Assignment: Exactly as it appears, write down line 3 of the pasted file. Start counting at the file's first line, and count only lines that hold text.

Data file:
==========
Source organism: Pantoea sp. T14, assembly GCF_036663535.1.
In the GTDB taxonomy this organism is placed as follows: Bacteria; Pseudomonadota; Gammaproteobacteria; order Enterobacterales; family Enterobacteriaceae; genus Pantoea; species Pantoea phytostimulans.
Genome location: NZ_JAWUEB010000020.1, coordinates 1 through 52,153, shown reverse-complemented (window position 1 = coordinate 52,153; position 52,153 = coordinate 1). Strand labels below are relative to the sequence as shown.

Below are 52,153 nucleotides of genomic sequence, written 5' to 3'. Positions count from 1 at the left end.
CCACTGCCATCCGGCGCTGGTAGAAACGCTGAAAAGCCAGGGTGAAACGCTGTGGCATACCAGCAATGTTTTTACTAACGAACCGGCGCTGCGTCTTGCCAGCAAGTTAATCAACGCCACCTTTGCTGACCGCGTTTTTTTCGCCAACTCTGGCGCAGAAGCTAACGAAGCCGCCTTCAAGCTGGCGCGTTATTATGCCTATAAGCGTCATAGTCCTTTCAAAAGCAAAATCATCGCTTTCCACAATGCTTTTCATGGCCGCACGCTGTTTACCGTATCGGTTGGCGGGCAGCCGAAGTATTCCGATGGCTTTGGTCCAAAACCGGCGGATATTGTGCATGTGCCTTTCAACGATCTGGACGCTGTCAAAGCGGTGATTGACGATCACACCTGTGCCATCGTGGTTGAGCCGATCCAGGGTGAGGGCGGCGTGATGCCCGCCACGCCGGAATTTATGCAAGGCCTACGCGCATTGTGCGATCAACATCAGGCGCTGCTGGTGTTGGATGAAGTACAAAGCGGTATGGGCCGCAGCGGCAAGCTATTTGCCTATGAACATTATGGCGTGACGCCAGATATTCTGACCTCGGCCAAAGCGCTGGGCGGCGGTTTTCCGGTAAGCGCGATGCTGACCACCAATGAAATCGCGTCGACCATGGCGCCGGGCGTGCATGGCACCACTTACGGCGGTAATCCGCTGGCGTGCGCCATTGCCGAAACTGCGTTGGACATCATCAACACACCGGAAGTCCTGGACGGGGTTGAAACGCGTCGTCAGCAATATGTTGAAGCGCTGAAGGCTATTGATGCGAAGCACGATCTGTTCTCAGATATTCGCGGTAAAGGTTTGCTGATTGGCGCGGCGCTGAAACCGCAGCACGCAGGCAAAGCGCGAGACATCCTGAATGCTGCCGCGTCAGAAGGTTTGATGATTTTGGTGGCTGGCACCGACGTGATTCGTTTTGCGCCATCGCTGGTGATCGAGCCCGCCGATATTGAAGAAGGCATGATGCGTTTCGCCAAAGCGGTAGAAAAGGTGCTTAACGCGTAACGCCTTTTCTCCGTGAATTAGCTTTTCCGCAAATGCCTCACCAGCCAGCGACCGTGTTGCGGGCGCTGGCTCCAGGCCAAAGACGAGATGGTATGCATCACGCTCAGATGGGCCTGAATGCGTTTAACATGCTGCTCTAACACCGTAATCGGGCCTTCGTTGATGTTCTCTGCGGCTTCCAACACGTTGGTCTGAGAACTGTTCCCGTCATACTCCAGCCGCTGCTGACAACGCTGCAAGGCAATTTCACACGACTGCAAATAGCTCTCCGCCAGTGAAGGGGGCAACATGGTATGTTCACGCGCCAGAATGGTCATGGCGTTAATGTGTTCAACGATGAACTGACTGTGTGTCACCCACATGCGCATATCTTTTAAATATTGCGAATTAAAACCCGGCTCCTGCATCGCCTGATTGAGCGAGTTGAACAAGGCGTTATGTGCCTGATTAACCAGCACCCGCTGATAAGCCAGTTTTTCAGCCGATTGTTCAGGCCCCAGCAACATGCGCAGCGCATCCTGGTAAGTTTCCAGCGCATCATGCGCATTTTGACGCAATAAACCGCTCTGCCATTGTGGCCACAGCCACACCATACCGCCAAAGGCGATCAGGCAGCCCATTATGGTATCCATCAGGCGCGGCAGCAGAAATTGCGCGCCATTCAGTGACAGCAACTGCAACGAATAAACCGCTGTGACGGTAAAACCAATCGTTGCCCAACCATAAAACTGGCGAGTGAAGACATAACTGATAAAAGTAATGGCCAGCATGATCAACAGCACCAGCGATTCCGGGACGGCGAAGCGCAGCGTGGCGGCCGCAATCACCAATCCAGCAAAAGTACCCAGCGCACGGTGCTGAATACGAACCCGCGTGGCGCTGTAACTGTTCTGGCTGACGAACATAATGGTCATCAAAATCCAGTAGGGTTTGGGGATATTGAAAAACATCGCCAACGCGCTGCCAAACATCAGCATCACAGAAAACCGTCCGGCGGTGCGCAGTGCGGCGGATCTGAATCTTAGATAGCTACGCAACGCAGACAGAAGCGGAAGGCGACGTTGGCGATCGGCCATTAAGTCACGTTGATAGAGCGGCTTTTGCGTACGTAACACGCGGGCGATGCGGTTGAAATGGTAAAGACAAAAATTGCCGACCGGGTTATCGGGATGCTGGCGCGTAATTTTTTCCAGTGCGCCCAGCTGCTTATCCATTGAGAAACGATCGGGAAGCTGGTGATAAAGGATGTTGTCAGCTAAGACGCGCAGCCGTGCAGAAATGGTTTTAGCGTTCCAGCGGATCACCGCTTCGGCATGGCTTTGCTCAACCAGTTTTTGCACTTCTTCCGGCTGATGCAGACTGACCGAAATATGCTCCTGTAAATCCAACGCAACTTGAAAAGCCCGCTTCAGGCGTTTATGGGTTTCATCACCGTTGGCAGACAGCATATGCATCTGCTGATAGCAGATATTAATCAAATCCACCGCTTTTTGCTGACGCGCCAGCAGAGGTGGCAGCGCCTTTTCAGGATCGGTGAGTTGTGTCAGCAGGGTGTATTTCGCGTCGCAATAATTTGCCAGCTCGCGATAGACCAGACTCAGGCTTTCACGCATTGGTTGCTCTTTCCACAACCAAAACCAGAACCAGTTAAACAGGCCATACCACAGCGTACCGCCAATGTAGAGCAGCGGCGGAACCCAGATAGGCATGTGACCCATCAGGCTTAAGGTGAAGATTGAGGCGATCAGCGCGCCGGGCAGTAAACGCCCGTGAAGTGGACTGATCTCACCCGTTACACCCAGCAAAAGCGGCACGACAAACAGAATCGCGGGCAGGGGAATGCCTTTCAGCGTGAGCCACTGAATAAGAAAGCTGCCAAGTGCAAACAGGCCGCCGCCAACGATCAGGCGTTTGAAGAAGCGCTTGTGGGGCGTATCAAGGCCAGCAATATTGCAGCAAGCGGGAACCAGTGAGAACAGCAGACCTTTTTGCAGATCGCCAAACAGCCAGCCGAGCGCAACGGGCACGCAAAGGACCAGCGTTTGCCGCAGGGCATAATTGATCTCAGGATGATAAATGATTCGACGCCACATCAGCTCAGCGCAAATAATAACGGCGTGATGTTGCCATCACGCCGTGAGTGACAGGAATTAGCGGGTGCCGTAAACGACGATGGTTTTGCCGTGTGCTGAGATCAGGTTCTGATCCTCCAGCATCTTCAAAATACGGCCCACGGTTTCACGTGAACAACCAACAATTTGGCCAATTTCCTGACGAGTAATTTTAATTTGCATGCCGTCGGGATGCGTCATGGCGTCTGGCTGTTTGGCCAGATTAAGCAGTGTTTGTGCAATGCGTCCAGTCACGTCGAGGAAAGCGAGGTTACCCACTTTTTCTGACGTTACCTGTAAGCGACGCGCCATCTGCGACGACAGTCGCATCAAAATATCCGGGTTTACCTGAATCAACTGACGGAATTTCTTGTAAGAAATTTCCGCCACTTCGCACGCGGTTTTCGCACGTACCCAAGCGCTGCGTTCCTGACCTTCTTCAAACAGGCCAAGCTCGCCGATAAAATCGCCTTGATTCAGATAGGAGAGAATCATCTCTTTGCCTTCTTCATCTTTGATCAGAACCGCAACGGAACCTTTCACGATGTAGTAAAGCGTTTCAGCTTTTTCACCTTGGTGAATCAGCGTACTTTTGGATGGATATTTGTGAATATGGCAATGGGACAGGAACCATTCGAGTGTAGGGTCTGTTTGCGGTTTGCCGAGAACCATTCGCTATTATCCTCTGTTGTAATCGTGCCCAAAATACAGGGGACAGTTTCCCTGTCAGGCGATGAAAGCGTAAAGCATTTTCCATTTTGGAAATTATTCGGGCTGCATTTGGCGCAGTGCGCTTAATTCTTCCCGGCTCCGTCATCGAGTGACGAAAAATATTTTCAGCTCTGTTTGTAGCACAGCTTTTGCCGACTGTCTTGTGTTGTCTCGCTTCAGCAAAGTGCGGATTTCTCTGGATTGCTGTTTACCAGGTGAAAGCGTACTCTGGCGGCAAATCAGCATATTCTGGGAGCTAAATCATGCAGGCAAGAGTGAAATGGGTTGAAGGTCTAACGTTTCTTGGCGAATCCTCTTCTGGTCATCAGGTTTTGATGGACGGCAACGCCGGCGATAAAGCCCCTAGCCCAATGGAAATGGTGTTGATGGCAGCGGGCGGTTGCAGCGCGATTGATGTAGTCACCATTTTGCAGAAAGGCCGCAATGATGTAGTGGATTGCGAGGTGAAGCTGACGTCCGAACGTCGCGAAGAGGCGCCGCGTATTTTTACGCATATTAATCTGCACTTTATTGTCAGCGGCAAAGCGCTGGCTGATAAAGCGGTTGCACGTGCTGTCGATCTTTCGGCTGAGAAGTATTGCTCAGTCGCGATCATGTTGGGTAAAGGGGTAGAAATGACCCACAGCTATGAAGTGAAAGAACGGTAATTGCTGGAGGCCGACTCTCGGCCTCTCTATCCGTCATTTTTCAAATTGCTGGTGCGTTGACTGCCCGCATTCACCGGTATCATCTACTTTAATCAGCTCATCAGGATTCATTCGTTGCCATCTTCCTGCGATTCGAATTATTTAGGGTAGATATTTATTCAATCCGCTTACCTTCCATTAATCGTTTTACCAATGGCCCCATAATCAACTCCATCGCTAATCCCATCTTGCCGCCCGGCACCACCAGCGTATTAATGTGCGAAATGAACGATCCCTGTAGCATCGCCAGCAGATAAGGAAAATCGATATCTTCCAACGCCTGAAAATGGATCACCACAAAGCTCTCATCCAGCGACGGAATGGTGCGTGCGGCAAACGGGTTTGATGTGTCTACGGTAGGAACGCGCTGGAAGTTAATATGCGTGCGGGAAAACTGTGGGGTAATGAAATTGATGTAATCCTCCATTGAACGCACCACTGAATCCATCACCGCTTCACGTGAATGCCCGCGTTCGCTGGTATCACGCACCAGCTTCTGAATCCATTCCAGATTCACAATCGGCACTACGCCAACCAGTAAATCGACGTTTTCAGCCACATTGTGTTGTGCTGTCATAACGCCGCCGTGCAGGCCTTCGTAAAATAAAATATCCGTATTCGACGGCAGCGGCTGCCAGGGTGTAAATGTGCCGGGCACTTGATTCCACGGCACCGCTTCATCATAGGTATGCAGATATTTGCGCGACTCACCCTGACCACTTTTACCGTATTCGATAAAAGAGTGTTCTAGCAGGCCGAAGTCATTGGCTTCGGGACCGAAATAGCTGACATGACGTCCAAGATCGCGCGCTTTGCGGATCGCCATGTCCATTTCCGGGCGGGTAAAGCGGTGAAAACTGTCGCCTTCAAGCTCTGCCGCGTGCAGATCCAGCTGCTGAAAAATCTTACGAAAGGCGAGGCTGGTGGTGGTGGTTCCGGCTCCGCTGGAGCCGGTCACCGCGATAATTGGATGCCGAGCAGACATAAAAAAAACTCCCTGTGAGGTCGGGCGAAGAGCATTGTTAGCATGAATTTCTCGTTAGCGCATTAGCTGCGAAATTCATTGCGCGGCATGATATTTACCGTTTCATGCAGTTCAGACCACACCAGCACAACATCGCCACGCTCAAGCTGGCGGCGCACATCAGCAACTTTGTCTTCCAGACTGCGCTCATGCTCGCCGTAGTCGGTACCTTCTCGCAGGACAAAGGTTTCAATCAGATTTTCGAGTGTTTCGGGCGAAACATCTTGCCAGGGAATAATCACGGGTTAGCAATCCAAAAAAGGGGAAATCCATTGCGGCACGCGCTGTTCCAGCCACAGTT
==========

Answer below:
Genome location: NZ_JAWUEB010000020.1, coordinates 1 through 52,153, shown reverse-complemented (window position 1 = coordinate 52,153; position 52,153 = coordinate 1). Strand labels below are relative to the sequence as shown.